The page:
The $25M fund betting on vice with Vice Ventures Founder, Catharine Dockery

Joining me on the show today is Catharine Dockery, the founder behind Vice Ventures.

A fund that invests in early stage startups from non-traditional verticals including cannabis, alcohol, CBD, e-sports, addiction recovery and sextech.

Catharine was going through a series of interviews for new jobs in the world of VC and was pitching in an alcohol brand only to be met with the same feedback on repeat; every fund has a vice clause.

And basically that meant that whether or not the opportunity was major, they couldn’t invest. And that’s how Vice Ventures was born.

Please note, this transcript has been copy pasted without the lovely touch of a human editor. Please expect some typos!

Catharine: Awesome, thank you so much for having me.

Catharine: I'm very excited, Fab, before we jump into your background and how and why you started Vice Ventures, can you just explain to us what Vice Ventures is in a nutshell?

Catharine: Yeah, so Vice Ventures is an early stage fund, meaning we invest in precede seed and very selective series's and we invest in base, which we define as cannabis, alcohol, nicotine, sex tag, sexual wellness, porn, ketamine's, psilocybin. We look at the whole gamut.

Doone: Sounds really interesting. Some words you said there that I don't even know what they mean.

Filicide, what's that?

So it's the active ingredient and like what people call magic mushrooms.

Oh, OK. Got it. Great. Learning something.

One minute. I love it.

Doone: Let's go back to before you got started with the fund and what you were doing before and that kind of light bulb moment that led you to starting the business.

Catharine: Yeah, so I guess I'll start my experience in college, I went to New York University, which is actually three blocks away from where I grew up. I'm a big I'm all about branching out in college. I worked for four years every summer basically on the floor of the New York Stock Exchange. And during school, I absolutely loved one of my favorite jobs I've ever had for sure. And when I was down there, I started writing a blog called Dockery's Daily Dockett, and I was so cool. I was such a cool kid that I would wake up at four thirty in the morning to write, Oh, my God, stop, everybody love me. I had so many friends clearly. And then basically that blog ended up getting like over five thousand readers. So basically from there I got a job offer to work on a trading desk right out of college at Citigroup. And that was the worst job ever had by far of I was on a high yield desk. And just I guess just to provide some color, high yield traders and to be like the most pro of all of the traders. And they all put the cross and the football and they like and the culture is very much super aggressive and they just scream at each other all day. And I'm way too sensitive. I learned about myself to be in an environment where people are just screaming, like even when we were having lunch, they were like, What do you want for lunch?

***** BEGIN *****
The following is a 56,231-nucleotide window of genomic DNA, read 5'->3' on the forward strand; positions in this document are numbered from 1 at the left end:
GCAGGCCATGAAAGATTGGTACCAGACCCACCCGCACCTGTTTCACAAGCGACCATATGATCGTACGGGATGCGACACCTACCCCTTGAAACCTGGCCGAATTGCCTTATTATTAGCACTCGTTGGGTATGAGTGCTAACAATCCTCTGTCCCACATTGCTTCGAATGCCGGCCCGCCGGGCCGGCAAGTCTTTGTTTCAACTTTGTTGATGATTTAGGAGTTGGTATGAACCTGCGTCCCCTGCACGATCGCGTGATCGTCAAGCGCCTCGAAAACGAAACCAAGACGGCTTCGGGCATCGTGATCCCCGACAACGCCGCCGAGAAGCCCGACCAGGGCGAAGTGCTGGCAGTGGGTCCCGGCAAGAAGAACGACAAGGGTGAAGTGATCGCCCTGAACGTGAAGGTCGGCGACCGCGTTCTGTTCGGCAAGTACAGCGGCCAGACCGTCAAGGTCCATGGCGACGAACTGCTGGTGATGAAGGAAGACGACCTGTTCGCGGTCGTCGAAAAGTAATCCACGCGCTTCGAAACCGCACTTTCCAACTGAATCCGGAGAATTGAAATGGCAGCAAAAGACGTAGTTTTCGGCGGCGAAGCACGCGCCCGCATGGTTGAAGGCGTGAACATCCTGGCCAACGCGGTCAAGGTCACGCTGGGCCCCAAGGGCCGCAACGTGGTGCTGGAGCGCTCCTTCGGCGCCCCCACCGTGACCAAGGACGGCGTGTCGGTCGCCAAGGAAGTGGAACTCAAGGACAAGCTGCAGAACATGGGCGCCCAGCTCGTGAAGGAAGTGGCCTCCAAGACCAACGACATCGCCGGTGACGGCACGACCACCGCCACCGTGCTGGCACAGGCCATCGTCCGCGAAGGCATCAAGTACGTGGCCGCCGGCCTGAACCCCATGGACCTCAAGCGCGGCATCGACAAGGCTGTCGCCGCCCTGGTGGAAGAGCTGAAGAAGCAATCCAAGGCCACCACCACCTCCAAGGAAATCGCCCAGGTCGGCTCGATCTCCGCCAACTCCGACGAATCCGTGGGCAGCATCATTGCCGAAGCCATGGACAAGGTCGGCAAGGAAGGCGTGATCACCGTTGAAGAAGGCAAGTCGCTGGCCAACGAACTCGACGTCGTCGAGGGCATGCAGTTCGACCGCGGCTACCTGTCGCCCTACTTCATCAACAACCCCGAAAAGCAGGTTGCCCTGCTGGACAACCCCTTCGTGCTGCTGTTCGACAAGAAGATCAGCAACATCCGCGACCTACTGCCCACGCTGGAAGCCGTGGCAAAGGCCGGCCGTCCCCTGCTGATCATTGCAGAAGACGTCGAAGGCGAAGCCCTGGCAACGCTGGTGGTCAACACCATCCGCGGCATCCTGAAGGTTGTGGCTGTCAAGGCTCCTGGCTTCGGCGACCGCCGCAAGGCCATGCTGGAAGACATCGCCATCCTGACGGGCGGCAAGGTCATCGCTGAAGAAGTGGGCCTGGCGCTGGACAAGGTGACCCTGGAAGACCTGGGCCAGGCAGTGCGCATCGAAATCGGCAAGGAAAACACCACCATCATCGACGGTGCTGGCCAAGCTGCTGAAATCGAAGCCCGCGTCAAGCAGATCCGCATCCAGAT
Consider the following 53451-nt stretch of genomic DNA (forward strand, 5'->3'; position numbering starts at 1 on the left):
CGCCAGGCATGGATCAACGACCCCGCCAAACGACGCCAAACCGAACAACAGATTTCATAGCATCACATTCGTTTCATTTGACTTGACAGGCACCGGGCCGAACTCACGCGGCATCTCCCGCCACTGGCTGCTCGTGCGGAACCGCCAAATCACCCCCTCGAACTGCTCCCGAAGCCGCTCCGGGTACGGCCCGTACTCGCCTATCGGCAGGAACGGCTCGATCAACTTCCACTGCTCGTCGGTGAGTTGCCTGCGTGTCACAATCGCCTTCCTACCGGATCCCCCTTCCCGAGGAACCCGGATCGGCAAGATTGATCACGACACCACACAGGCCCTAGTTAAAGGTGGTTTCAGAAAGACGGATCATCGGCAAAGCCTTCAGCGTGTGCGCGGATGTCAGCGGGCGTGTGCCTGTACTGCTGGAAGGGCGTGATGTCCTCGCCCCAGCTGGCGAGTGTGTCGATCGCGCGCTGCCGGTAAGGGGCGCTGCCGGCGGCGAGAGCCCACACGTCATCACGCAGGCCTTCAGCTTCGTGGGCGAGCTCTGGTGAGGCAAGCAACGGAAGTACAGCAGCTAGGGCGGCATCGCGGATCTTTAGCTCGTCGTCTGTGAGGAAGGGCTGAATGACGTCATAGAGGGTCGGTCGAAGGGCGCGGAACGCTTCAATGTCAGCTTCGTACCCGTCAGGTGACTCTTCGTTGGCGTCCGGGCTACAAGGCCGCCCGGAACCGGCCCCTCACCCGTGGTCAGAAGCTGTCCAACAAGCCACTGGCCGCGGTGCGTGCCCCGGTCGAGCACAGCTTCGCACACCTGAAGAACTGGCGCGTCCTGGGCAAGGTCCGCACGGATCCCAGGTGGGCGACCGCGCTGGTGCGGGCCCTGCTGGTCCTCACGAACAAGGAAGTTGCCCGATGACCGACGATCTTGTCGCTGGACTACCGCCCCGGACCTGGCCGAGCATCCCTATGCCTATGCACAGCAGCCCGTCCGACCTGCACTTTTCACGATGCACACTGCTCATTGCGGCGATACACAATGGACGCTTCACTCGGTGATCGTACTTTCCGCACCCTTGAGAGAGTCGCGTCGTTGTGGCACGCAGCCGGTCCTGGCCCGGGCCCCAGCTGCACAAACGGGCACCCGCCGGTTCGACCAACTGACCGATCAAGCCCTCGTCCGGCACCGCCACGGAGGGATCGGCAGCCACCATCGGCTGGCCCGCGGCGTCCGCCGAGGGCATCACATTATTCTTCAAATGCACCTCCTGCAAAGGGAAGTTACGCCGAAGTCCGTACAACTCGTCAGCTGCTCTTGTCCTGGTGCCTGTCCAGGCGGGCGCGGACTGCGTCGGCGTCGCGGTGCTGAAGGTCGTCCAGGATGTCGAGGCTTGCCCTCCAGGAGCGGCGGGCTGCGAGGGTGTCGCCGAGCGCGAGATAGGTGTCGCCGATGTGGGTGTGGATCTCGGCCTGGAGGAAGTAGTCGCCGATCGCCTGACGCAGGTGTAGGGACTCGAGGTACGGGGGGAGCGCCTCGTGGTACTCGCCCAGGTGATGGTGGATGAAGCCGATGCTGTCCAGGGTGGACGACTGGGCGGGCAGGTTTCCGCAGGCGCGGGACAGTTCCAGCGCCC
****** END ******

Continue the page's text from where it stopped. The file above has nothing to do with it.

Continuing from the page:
Oh my God. Oh, I don't know. I this is all.

So I quit after my second vote is had no literally no idea what I want to do at all. My then boyfriend, my now husband, he was about to take some months to think about it. I do some soul searching and whatever. So I spent nine months interviewing, getting a ton of job offers and being done for me and playing field here. Yeah, like, I hate all of this so that I connected with another alumni of NYU and she had a PR firm and I knew absolutely nothing about PR, literally nothing. So I was like, oh, that sounds interesting. And like she was super nice and like the environment was great, but then like to love it. I was working part time was really two days a week. So my second day there, I just realized that I was incredibly bored and it wasn't like I just didn't find it interesting. Like, I mean, I find it interesting the way the media works like that was super interesting to me. But the idea of pitching clients is not something I was meant for. So anyway, fast forward, I met one of the co-founders of Bonobos who we basically like within two hours of us knowing each other, you as I want you to work for me. And I was like, that sounds great. Amazing. Like no idea. What I was doing was like, I love to work for you. So I ended up being his personal chief of staff because these two other businesses that he helped co-found besides from Bonobos and he also just as as a leader, he just has so much going on.